Nursing sisters

Each Wednesday we will highlight the women of the First World War. Today: 

Nursing Sister Margaret Lowe

In 1920, a plaque was dedicated to the losses of the Ontario Military Hospital nurses, at the Legislative Assembly in Queen’s Park, Ontario.
Credit: Toronto Star, 27 March 1920.

In 1904, the Canadian Militia established the Canadian Army Medical Corps, equipping a very small, but permanent, nursing service. Distinct from all other countries, Canada commissioned its nurses with the rank of “Nursing Sisters”, granting them the equivalent of a lieutenant’s rank. In 1914, only five nurses were on staff. By war’s end, 2,845 nurses had served with the Canadian Army. Nursing Sisters staffed the Canadian General Hospitals that were created behind the front lines in Europe. They assisted in surgery rooms, performed triage, dressed wounds, fed, and cared for the wounded. In close proximity to the front, they were not immune to the dangers of shells and bombs. Nursing Sister Margaret Lowe, of Binscarth, Manitoba enlisted with the Canadian Army Nursing Service in 1917. She was killed when a German air raid bombed the 1st Canadian General Hospital at Etaples, France in May 1918.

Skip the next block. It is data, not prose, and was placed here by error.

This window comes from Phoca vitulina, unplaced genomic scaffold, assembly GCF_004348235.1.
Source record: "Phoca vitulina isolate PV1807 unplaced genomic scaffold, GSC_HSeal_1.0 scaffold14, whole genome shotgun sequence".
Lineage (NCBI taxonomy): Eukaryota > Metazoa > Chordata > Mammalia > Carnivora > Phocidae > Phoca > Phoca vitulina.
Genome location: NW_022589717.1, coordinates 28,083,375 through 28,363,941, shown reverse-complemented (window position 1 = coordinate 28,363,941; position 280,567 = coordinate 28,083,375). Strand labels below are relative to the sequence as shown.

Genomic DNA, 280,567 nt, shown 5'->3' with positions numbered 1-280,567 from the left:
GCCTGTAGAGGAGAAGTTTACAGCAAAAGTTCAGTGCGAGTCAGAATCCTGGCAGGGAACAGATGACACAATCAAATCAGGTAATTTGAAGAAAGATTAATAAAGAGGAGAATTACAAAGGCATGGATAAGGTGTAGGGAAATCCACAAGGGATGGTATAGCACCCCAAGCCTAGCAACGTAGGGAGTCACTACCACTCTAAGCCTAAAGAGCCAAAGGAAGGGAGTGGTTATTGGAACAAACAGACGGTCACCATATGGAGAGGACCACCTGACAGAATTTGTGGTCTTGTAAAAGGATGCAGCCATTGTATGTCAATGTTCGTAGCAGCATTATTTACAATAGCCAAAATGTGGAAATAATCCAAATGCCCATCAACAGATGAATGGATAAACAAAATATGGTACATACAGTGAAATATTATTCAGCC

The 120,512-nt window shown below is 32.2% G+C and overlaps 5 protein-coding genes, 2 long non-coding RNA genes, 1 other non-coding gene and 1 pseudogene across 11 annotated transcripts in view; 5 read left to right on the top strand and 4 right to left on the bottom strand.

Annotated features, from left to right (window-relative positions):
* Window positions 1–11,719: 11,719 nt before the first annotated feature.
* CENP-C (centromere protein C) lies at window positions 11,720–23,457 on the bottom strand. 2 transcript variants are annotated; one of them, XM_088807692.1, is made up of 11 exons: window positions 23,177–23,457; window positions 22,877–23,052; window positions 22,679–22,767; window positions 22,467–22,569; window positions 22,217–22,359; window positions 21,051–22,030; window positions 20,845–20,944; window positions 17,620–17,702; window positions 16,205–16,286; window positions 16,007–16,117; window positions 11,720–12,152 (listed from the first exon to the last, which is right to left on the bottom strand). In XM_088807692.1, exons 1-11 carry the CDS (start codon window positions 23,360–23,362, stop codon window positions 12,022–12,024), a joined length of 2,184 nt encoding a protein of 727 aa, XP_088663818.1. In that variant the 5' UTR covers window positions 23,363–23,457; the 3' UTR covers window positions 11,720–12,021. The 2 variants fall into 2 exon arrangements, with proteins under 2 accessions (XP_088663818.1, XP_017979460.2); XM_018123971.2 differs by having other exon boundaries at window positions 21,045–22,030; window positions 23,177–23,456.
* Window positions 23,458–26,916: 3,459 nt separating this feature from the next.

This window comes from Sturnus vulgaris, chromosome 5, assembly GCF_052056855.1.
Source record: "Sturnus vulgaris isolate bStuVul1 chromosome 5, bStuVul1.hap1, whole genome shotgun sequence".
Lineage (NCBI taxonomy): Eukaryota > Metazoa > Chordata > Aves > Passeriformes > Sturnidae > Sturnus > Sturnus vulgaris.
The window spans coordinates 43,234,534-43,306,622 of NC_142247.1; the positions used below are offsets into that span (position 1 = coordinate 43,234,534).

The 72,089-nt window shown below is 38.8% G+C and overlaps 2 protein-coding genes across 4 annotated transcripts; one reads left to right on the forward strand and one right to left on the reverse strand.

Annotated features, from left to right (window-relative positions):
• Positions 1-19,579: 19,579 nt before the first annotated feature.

The funeral procession of Nursing Sister Margaret Lowe in Etaples, France, May 1918. The innumerable rows of crosses in the background of the photograph indicate the suffering experienced at the field hospitals.
Credit: Canada. Dept. of National Defence/Library and Archives Canada/PA-002569.
Burial of Nursing Sister Margaret Lowe.
Credit: Canada. Dept. of National Defence/Library and Archives Canada/PA-002575.

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